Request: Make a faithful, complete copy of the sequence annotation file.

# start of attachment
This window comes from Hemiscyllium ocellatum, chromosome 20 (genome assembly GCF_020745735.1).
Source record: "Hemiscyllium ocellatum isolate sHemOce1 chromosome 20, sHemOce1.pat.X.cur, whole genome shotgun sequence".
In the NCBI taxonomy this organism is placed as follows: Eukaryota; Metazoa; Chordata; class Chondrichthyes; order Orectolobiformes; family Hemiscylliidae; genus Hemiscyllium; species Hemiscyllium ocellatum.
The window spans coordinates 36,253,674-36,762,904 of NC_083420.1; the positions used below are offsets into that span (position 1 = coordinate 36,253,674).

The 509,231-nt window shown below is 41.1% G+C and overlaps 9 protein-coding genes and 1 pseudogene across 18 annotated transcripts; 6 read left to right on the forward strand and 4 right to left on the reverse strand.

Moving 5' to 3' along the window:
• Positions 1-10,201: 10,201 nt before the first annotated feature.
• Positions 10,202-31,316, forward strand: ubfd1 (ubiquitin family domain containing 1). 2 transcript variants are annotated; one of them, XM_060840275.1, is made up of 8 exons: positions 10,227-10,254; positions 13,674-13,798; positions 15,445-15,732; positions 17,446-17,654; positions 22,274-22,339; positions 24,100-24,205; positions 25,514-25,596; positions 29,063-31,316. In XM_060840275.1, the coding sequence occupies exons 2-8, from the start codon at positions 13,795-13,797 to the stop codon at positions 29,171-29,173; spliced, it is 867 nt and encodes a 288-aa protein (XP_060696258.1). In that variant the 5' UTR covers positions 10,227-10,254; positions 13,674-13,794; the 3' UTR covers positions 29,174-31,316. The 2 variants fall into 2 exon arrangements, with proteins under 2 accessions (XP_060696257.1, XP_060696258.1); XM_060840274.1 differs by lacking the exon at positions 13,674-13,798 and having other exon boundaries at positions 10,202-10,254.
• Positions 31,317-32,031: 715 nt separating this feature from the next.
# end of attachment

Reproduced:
This window comes from Hemiscyllium ocellatum, chromosome 20 (genome assembly GCF_020745735.1).
Source record: "Hemiscyllium ocellatum isolate sHemOce1 chromosome 20, sHemOce1.pat.X.cur, whole genome shotgun sequence".
In the NCBI taxonomy this organism is placed as follows: Eukaryota; Metazoa; Chordata; class Chondrichthyes; order Orectolobiformes; family Hemiscylliidae; genus Hemiscyllium; species Hemiscyllium ocellatum.
The window spans coordinates 36,253,674-36,762,904 of NC_083420.1; the positions used below are offsets into that span (position 1 = coordinate 36,253,674).

The 509,231-nt window shown below is 41.1% G+C and overlaps 9 protein-coding genes and 1 pseudogene across 18 annotated transcripts; 6 read left to right on the forward strand and 4 right to left on the reverse strand.

Moving 5' to 3' along the window:
• Positions 1-10,201: 10,201 nt before the first annotated feature.
• Positions 10,202-31,316, forward strand: ubfd1 (ubiquitin family domain containing 1). 2 transcript variants are annotated; one of them, XM_060840275.1, is made up of 8 exons: positions 10,227-10,254; positions 13,674-13,798; positions 15,445-15,732; positions 17,446-17,654; positions 22,274-22,339; positions 24,100-24,205; positions 25,514-25,596; positions 29,063-31,316. In XM_060840275.1, the coding sequence occupies exons 2-8, from the start codon at positions 13,795-13,797 to the stop codon at positions 29,171-29,173; spliced, it is 867 nt and encodes a 288-aa protein (XP_060696258.1). In that variant the 5' UTR covers positions 10,227-10,254; positions 13,674-13,794; the 3' UTR covers positions 29,174-31,316. The 2 variants fall into 2 exon arrangements, with proteins under 2 accessions (XP_060696257.1, XP_060696258.1); XM_060840274.1 differs by lacking the exon at positions 13,674-13,798 and having other exon boundaries at positions 10,202-10,254.
• Positions 31,317-32,031: 715 nt separating this feature from the next.